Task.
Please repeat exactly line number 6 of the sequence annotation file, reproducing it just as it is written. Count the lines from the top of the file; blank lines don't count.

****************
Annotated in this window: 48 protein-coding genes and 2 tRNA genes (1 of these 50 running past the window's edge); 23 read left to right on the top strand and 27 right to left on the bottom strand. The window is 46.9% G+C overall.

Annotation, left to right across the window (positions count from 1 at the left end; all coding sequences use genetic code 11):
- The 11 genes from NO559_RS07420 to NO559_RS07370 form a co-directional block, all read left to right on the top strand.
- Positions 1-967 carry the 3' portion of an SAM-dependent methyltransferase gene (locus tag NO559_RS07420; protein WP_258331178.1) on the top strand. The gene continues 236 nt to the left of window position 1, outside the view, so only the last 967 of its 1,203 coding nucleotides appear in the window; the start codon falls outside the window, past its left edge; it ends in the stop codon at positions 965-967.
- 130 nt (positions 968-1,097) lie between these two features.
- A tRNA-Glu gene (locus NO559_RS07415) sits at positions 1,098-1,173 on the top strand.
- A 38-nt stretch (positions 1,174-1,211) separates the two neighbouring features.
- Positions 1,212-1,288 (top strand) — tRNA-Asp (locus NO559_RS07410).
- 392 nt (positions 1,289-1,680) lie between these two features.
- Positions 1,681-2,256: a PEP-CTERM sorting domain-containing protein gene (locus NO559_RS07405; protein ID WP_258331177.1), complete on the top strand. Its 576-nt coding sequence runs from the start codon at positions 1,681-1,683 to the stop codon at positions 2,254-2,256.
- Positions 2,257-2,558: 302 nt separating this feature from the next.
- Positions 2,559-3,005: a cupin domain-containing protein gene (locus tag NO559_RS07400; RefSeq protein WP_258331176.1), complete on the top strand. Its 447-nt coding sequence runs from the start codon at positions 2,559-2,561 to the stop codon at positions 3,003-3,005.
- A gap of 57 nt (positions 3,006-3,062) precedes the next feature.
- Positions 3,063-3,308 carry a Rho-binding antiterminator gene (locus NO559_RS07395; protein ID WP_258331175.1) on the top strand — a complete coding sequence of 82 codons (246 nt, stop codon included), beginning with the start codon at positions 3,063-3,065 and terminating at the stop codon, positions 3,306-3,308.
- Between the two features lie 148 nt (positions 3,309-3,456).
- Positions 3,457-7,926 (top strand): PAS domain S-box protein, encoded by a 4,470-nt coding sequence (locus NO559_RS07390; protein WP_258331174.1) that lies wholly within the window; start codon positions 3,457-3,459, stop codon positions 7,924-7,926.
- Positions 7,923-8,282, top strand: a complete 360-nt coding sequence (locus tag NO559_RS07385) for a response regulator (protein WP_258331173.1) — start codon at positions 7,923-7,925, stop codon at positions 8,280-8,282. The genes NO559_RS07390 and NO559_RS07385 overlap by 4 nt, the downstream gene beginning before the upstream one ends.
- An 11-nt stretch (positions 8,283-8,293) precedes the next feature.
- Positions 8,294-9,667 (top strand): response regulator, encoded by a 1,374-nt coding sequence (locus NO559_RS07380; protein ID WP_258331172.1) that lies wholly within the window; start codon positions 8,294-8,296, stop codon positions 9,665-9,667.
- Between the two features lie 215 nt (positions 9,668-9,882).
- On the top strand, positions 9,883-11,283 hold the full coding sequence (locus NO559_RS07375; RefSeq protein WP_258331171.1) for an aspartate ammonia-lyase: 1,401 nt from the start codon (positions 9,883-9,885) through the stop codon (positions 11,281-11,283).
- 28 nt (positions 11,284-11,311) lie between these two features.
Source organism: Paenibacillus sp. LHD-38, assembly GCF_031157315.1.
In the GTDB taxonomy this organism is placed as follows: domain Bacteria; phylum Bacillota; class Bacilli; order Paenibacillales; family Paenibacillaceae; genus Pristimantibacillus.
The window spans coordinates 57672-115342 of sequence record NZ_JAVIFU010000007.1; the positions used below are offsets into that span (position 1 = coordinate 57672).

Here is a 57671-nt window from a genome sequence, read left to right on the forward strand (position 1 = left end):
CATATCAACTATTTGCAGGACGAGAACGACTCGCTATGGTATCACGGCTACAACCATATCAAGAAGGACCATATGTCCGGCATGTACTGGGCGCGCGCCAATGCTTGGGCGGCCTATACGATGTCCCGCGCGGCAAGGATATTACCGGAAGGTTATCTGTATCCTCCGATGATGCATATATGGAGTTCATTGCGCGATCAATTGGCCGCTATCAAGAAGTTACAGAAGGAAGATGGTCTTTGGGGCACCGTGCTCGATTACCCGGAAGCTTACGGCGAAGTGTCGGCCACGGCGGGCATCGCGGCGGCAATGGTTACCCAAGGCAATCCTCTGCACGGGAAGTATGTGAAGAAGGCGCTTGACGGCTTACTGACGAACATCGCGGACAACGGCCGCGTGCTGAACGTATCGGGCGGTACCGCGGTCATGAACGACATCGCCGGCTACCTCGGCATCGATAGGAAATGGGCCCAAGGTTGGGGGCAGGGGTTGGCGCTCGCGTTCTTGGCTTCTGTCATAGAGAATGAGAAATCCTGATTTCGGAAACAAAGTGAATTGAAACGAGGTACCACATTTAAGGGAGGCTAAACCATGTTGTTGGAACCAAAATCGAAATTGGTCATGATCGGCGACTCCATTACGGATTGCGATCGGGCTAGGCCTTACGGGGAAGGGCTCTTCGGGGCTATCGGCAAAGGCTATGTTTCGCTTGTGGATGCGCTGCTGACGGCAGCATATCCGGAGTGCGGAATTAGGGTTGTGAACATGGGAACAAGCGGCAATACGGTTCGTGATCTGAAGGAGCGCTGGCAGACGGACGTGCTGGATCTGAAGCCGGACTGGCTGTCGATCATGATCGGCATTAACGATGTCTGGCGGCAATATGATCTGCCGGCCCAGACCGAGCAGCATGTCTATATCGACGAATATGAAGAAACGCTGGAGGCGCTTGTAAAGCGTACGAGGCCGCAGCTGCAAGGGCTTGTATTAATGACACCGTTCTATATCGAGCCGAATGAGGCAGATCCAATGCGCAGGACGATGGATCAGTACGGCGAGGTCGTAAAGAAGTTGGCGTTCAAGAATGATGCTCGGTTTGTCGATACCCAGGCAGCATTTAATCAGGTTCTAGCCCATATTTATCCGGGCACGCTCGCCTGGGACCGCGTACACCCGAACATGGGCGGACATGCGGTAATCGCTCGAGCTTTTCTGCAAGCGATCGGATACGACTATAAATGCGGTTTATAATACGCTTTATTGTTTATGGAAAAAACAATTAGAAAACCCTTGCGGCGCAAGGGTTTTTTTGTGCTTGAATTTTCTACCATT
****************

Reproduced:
- A tRNA-Glu gene (locus NO559_RS07415) sits at positions 1,098-1,173 on the top strand.